The CheapTents logo, featuring a schematic picture of a tent with the letters “CT” on an insipid yellow background, has been painted on 1000 sheep and will remain there until the sheep are sheared next spring.
Whilst some people find the idea amusing, there are a good number of hikers who are far from impressed. One rambler we interviewed, who did not wish to be identified, was very angry. “Ewe go walking to get away from it all! I resent having advertising shoved down my throat when I’m out rambling on the fells!” he told us over a lamb dinner in the Walkers Legs pub near Ambleside.
National organisation Campaign to Protect Rural England (CPRE) are said to be considering legal action to have the logos painted over, in what they call “a lamb-entable example of inappropriate and unsightly advertising.”
A Lot of Bleating
But CheapTents are adamant that there is nothing wrong with advertising on sheep. “We’re getting a lot of publicity from this campaign, and in terms of return on investment, its going to take a lot of bleating. Having sheep out on the trail promoting us is ideal since our customers are avid walkers and campers. Outdoor gear is often a topic of conversation on the fells, and as we’ve been working on a mobile version of our website customers can order online whilst out hiking.”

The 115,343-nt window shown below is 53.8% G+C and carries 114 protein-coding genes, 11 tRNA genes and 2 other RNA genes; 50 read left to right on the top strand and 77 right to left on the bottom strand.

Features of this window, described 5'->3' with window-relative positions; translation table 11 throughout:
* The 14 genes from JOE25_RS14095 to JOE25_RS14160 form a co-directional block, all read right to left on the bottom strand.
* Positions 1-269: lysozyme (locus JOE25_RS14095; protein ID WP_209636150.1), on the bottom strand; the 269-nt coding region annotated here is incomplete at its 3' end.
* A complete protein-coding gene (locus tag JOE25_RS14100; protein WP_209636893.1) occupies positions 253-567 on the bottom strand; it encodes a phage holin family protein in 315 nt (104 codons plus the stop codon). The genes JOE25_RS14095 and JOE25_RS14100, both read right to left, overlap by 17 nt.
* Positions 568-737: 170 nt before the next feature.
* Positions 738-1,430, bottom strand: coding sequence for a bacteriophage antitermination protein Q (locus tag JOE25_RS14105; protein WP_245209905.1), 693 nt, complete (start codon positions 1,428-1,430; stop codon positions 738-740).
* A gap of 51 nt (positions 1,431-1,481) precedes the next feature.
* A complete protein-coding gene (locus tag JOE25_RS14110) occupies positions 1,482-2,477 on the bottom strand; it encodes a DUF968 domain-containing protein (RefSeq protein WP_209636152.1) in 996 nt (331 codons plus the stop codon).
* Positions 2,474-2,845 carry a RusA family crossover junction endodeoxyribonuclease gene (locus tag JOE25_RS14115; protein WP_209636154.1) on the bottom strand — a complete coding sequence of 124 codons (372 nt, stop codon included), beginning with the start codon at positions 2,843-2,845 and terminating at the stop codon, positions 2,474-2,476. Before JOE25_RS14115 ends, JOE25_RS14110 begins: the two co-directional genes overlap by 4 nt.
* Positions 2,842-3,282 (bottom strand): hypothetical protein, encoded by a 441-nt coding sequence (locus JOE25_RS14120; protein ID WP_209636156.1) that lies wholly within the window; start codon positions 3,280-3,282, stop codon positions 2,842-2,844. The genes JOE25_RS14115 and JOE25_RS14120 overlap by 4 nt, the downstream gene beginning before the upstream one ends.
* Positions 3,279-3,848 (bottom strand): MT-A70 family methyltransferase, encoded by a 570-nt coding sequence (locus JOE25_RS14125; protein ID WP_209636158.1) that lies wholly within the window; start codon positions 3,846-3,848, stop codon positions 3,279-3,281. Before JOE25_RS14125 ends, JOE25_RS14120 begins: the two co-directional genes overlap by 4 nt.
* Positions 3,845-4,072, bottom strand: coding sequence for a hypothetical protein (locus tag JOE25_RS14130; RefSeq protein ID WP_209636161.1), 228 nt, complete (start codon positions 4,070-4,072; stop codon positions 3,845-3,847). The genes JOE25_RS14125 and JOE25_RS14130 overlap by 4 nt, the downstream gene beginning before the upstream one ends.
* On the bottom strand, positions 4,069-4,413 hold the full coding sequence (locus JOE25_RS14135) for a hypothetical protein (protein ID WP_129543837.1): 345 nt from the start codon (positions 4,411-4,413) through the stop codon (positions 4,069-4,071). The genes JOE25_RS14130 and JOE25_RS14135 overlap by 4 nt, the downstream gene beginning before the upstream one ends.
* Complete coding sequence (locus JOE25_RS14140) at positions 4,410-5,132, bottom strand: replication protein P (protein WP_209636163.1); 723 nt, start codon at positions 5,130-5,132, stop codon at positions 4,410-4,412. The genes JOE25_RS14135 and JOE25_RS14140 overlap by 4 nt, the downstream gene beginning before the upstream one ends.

A spokesperson from the Really Awesome Marketing (RAM) agency revealed that the “SheepTents” campaign has been a hot topic of conversation in the world of advertising. “In today’s society there can be no dispute that we are constantly being bombaaarded by advertising. Depending upon your opinion this may be a good or a bad thing. Informative advertising targeted to people who will be interested in the products and services offered can be both useful and timely. On the other hand, repetitive advertising or adverts for things that don’t interest us can be plain irritating. Fortunes may be spent by advertisers creating campaigns that are clever, funny or emotional. But advertising on the side of sheep? That’s plain baarmy!”
One of the farmers whose sheep are being used for the campaign was far more enthusiastic. “There’s nothing woolly about advertising on sheep. It provides a welcome source of extra income, with the added benefit of giving employment to local youths who would otherwise be engaged in spray painting graffiti on bus stops.”
“I say we shoot the baa-stards” lambasted the Secretary of State for Environment, Food and Rural Affairs. We’re not sure if he was talking about the sheep or the staff at CheapTents!
It seems, then, that the verdict on sheep advertising is far from ewe-nanimous! One thing which is for certain, is that the advertising industry is not sheepish about finding new ways to promote products and services.